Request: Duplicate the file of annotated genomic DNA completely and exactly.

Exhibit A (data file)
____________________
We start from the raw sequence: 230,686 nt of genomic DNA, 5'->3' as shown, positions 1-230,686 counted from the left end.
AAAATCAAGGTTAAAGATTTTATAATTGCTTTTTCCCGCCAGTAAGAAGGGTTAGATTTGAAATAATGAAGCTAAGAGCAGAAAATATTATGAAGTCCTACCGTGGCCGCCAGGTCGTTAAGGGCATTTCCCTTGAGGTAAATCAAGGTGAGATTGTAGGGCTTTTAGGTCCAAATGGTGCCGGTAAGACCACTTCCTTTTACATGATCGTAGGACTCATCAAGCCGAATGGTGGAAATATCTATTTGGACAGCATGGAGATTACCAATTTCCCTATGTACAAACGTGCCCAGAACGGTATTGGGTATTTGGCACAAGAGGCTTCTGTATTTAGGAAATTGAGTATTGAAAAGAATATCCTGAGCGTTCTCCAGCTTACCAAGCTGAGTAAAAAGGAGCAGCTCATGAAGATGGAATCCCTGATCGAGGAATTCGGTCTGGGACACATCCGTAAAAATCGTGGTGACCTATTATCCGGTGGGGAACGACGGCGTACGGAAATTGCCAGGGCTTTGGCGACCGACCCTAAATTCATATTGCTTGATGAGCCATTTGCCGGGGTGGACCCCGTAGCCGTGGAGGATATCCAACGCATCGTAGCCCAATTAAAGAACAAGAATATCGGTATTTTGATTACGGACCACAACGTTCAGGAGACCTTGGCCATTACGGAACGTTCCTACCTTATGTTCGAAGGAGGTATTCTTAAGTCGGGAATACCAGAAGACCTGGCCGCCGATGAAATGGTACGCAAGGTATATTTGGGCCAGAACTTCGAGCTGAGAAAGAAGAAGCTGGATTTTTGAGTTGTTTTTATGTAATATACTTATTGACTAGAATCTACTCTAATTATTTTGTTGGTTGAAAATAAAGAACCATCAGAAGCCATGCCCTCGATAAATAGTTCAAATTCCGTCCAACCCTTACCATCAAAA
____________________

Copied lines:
We start from the raw sequence: 230,686 nt of genomic DNA, 5'->3' as shown, positions 1-230,686 counted from the left end.
AAAATCAAGGTTAAAGATTTTATAATTGCTTTTTCCCGCCAGTAAGAAGGGTTAGATTTGAAATAATGAAGCTAAGAGCAGAAAATATTATGAAGTCCTACCGTGGCCGCCAGGTCGTTAAGGGCATTTCCCTTGAGGTAAATCAAGGTGAGATTGTAGGGCTTTTAGGTCCAAATGGTGCCGGTAAGACCACTTCCTTTTACATGATCGTAGGACTCATCAAGCCGAATGGTGGAAATATCTATTTGGACAGCATGGAGATTACCAATTTCCCTATGTACAAACGTGCCCAGAACGGTATTGGGTATTTGGCACAAGAGGCTTCTGTATTTAGGAAATTGAGTATTGAAAAGAATATCCTGAGCGTTCTCCAGCTTACCAAGCTGAGTAAAAAGGAGCAGCTCATGAAGATGGAATCCCTGATCGAGGAATTCGGTCTGGGACACATCCGTAAAAATCGTGGTGACCTATTATCCGGTGGGGAACGACGGCGTACGGAAATTGCCAGGGCTTTGGCGACCGACCCTAAATTCATATTGCTTGATGAGCCATTTGCCGGGGTGGACCCCGTAGCCGTGGAGGATATCCAACGCATCGTAGCCCAATTAAAGAACAAGAATATCGGTATTTTGATTACGGACCACAACGTTCAGGAGACCTTGGCCATTACGGAACGTTCCTACCTTATGTTCGAAGGAGGTATTCTTAAGTCGGGAATACCAGAAGACCTGGCCGCCGATGAAATGGTACGCAAGGTATATTTGGGCCAGAACTTCGAGCTGAGAAAGAAGAAGCTGGATTTTTGAGTTGTTTTTATGTAATATACTTATTGACTAGAATCTACTCTAATTATTTTGTTGGTTGAAAATAAAGAACCATCAGAAGCCATGCCCTCGATAAATAGTTCAAATTCCGTCCAACCCTTACCATCAAAA